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Evaluation of thalassaemia drugs in children

Despite genetic counselling, there are still a significant number of children suffering from beta thalassaemia and other genetic haemoglobinopathies. European researchers joined forces to test the best iron-chelating drug for paediatric use.
Evaluation of thalassaemia drugs in children
Beta thalassaemia major is one of the most severe forms of chronic congenital anaemia caused by a genetic deficiency in the production of haemoglobin. Currently, transfusion therapy has to be coupled with iron chelation to remove excess iron accumulation from frequent transfusions and prevent potentially fatal multi-organ dysfunction. Similarly, patients with sickle cell disease and other haemoglobinopathies around the world need blood transfusions and iron chelation throughout their lifetime.

Iron chelation agents approved for clinical use are deferoxamine (DFO), deferasirox (DFX) and deferiprone (DFP). Although DFO has been effective, there is poor compliance particularly in paediatric patients due to the necessity of subcutaneous administration and toxic side-effects. Orally administered drugs like DFP and DFX are therefore more popular choices due to better compliance and improved quality of life. However, there is limited clinical data available on DFP and DFX effects in children.

According to the Paediatric Committee at the European Medicines Agency (EMA), there is a great need to obtain data for the use and efficacy of deferiprone. Towards this goal, the EU-funded project DEEP (Deferiprone evaluation in paediatrics) set out to integrate the existing information on deferiprone use in paediatric patients through 3 clinical trials studies on children with age groups ranging from 1 month to less than 18 years. The consortium successfully obtained a paediatric investigation plan approval and developed a new liquid formulation of the drug for use in children.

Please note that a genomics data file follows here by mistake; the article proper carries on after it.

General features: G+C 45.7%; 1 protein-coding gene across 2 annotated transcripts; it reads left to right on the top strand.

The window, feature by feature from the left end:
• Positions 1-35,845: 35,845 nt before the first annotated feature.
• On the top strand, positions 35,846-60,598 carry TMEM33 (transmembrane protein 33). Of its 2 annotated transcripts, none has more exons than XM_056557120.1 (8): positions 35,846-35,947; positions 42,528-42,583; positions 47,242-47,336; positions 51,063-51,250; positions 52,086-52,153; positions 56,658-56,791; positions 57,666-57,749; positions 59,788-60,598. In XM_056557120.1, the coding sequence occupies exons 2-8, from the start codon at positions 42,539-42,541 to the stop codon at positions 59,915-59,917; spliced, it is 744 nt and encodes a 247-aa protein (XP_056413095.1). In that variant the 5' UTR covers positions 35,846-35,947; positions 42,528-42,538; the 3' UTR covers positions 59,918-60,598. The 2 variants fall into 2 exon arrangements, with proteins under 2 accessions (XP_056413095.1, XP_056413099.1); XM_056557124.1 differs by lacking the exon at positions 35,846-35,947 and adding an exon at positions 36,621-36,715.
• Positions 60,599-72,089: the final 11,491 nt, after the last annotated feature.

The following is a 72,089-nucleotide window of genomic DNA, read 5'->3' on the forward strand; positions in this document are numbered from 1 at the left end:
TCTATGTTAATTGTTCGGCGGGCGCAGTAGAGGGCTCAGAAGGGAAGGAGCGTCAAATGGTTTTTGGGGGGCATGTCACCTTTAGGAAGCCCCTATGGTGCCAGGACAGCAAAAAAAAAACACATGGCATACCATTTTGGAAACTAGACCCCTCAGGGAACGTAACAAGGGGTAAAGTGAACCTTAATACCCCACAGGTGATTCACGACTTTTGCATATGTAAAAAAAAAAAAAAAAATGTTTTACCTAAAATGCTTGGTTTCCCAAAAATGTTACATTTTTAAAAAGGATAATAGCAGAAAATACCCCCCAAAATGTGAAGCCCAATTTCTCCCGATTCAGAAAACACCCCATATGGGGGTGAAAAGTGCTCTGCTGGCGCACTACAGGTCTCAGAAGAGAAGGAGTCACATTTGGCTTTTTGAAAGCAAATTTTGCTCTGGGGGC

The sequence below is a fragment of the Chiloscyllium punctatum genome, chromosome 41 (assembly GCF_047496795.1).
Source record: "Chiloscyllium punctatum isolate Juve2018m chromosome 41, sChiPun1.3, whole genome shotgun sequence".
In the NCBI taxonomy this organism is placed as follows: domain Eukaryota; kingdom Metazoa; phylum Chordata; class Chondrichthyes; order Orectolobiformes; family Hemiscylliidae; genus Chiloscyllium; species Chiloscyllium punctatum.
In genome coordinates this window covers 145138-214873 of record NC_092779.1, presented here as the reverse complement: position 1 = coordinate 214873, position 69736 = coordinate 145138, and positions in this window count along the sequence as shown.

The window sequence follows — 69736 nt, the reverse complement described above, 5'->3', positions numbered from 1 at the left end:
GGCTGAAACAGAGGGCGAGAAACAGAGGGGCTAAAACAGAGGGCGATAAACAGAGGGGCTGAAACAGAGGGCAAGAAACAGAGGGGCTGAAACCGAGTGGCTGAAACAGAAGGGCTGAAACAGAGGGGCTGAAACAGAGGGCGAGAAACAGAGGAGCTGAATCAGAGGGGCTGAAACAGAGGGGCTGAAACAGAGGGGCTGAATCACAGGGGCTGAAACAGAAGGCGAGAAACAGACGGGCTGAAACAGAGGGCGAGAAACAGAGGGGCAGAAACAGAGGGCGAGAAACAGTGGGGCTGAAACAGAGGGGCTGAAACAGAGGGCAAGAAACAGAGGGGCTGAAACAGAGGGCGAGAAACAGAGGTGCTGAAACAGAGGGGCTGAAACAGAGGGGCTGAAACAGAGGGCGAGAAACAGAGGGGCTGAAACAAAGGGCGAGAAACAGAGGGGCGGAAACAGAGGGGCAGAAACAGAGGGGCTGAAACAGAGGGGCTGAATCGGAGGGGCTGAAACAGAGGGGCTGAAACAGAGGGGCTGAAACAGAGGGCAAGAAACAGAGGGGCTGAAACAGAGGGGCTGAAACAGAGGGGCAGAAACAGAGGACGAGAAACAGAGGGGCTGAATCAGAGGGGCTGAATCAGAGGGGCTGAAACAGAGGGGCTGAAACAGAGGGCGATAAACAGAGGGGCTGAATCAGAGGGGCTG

The flavour of this new formulation was specifically tailored for the paediatric population and was developed by the pharmaceutical project partner. It was tested in paediatric patients in a multicentre pharmacokinetics study involving 7 clinical centres in Europe and in a comparative efficacy and safety study involving 23 clinical centres in Europe and North Africa. An additional observational clinical study aimed at evaluating the long-term safety of deferiprone was performed.

Collectively, the activities of the DEEP consortium successfully filled the knowledge gap on the efficacy and safety of deferiprone in children with congenital haemoglobinopathies. Pharmacokinetics results provided scientific evidence that the dosage of deferiprone used in adults can give sufficient exposure to ensure efficacy also in small children. Importantly, the novel formulation is expected to improve compliance and thereby patient outcomes.

Related information


Beta thalassaemia, paediatric, deferoxamine, deferiprone, DEEP, pharmacokinetics
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